When people say yes . . . too often

When you approach a prospective board member who fits your organization’s needs perfectly, it’s great when he or she says yes to consider serving. It’s a thrill when a donor says yes to making a gift or bequest. It’s wonderful to know that a foundation or other funder has said yes to your proposal.

But what can you do when a staffer or volunteer . . . says yes too often?

In their book, Dealing with People You Can’t Stand: How to Bring out the Best in People at Their Worst,  Dr. Rick Brinkman and Dr. Rick Kirsches identify specific behavior patterns that people resort to when they feel threatened, don’t get what they want, or face undesirable circumstances. And surprisingly, “Yes People” made their list of top ten most unwanted behaviors.

First, a definition. A Yes Person is someone who:

  • Is overly concerned with pleasing others;
  • Avoids conflict and confrontation more than most;
  • Injects personal emotions and ego too often into work situations;
  • Is unrealistic about his or her own talents and capacity; and
  • Misses deadlines and often fails to deliver on other commitments.

If this behavior reminds you of someone you work with, here are a few considerations.

1. Yes People say “yes” without thinking things through. They react to the latest demands on their time by forgetting prior commitments, and over-commit until they have no time for themselves. Then they become resentful.

2. Your goal isn’t to cure this person, but to find ways to manage around and through the behavior. Your goal is to get commitments you can count on, which may involve modeling task-management strategies that you have learned.

3. Remember that they mean well. They don’t say yes to harm your nonprofit’s work. It’s an aim to please and because they have some poor task-management practices.

4. Make it safe to be honest. Make the communication environment a safe one so that the two of you can honestly examine whether promises being made in the future will be promises kept. This could be a one-time long conversation, or it may require several meetings over an extended period of time.

5. Talk honestly. If you think the Yes Person is angry or resentful about something, or believes in the excuses, whether justified in your opinion or not, encourage the person to talk it out with you. Hear him or her out, without contradicting, jumping to conclusions or taking offense.

6. As you know, a great deal of human behavior has its ancient origins in fear. What do you think your Yes Person fears most? Sadly, steadfastly continuing to be a Yes Person could make this scenario real–i.e., being let go or asked to step down–and with trust and candor, you may be able to help the person see the long-term outcome of his or her choice to behave this way, along with much more positive alternatives.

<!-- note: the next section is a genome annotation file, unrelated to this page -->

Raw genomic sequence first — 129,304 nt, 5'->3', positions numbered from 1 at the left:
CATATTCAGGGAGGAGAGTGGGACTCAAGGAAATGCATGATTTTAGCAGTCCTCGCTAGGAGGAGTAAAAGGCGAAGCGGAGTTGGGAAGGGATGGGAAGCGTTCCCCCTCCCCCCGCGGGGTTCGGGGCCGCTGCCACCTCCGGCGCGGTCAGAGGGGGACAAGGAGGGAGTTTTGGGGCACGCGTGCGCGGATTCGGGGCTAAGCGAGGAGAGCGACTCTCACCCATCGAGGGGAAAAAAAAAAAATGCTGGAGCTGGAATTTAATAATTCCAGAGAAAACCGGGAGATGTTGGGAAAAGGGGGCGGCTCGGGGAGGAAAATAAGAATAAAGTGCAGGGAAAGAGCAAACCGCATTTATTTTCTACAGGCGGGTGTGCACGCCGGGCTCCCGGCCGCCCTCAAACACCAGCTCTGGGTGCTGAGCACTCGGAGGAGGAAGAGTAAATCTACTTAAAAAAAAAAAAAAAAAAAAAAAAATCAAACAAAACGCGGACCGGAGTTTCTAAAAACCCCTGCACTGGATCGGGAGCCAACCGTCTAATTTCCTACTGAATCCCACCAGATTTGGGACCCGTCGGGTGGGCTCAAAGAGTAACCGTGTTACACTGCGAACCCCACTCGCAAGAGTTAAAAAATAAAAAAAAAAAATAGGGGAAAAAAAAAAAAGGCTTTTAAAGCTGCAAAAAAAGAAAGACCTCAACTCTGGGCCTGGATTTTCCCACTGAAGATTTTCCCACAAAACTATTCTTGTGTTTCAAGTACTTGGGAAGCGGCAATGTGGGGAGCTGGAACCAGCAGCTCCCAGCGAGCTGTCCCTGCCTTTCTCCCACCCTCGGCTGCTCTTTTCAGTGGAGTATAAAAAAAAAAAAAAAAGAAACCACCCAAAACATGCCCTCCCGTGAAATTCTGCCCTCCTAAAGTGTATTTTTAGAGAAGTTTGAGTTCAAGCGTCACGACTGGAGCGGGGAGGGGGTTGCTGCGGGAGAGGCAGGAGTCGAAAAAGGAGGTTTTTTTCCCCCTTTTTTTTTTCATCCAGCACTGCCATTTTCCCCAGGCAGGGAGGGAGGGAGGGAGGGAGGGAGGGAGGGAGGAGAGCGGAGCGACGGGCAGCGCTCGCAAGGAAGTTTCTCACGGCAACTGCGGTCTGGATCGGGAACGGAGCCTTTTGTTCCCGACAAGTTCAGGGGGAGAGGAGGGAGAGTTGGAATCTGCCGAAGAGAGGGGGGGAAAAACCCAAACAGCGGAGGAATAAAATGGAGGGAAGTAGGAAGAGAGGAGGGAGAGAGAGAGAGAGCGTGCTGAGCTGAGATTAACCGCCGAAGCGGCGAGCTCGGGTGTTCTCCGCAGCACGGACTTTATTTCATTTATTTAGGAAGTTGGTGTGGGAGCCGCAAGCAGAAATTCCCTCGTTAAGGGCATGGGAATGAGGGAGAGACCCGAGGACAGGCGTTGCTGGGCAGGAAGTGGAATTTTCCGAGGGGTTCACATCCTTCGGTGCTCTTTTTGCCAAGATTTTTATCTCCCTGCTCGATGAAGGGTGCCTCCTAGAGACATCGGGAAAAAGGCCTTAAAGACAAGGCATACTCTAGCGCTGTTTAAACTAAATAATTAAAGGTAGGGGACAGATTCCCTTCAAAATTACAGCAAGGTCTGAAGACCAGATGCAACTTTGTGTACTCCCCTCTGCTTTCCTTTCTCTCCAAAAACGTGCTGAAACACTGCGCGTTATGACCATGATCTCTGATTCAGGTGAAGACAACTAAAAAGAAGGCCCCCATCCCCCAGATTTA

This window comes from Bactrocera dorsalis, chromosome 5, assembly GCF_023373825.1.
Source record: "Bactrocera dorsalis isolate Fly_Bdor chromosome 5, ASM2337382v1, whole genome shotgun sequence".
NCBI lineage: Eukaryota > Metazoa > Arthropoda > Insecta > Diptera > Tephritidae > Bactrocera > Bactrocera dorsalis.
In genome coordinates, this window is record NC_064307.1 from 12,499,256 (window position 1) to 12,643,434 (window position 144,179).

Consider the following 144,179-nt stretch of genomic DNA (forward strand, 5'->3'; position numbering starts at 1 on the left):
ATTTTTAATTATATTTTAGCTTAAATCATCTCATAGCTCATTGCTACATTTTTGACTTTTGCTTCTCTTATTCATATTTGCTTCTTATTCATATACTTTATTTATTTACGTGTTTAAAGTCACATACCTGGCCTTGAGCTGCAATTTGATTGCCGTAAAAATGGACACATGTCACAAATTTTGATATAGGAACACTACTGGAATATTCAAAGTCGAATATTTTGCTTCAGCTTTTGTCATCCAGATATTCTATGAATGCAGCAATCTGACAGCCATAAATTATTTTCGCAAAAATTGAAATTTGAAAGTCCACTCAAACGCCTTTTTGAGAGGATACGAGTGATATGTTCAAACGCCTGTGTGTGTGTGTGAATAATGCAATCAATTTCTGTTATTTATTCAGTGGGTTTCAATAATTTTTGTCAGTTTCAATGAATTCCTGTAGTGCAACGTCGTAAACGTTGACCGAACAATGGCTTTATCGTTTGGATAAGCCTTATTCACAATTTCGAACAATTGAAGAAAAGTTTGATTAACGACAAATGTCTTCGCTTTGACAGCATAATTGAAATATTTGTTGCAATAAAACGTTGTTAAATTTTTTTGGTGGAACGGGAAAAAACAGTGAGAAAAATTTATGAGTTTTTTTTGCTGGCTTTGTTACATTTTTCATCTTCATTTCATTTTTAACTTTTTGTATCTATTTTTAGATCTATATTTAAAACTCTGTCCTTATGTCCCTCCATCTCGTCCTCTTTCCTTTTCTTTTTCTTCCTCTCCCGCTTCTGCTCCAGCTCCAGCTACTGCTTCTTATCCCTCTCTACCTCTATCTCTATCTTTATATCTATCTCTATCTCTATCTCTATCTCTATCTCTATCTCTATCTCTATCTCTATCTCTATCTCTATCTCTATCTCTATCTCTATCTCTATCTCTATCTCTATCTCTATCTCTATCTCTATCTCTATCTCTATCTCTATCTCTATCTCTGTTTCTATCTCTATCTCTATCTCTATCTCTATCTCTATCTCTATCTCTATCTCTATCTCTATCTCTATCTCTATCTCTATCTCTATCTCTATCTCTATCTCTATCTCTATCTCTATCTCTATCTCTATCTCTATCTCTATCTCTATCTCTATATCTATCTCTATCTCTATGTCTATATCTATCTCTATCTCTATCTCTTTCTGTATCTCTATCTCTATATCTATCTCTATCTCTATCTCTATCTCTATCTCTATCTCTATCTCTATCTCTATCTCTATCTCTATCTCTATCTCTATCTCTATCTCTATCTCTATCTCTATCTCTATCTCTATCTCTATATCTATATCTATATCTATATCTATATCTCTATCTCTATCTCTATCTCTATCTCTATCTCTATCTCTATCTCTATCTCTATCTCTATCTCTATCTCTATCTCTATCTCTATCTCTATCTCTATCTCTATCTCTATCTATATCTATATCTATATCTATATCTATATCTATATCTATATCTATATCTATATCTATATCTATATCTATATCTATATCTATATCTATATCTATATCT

7. Help the person learn to plan. If this is a younger colleague you are mentoring, talk about a missed deadline or over-commitment that affected your organization’s success. By using a past experience as an example, you can go back together and approach the task as if it’s in the future. Suggest what could be done differently.

8. Ensure commitments. This is the same end task as with a successful meeting. At the end of the discussion, thank your Yes Person for talking the problems out with you, and define the agreement you’ve made. Make sure you follow through as well.

9. Be careful of your own wishful thinking. Remember that a “Yes” doesn’t mean it will get done. Follow up and avoid surprises. Hope for the best, but plan for the worst.

10. Brinkman and Kirschner explore nine other personality types in their book, including the Tank, Sniper, Know-It-All, Think-They-Know-It-All, Grenade Person, Maybe Person, Nothing Person, No Person, and Whiner. In closing, here’s a provocative thought from them that merits consideration (bold emphasis ours):

“There exist varying degrees of knowledge and ignorance in your repertoire of communication skills, with their consequent interpersonal strengths and weaknesses. As a result, you may have more difficulty with people who whine and are negative, or you may find dealing with aggressive people to be the most challenging. Passive people may frustrate you, or you may have a low tolerance for braggarts and blowhards. Likewise, you probably frustrate several people yourself . . . because everybody is somebody’s difficult person at least some of the time.”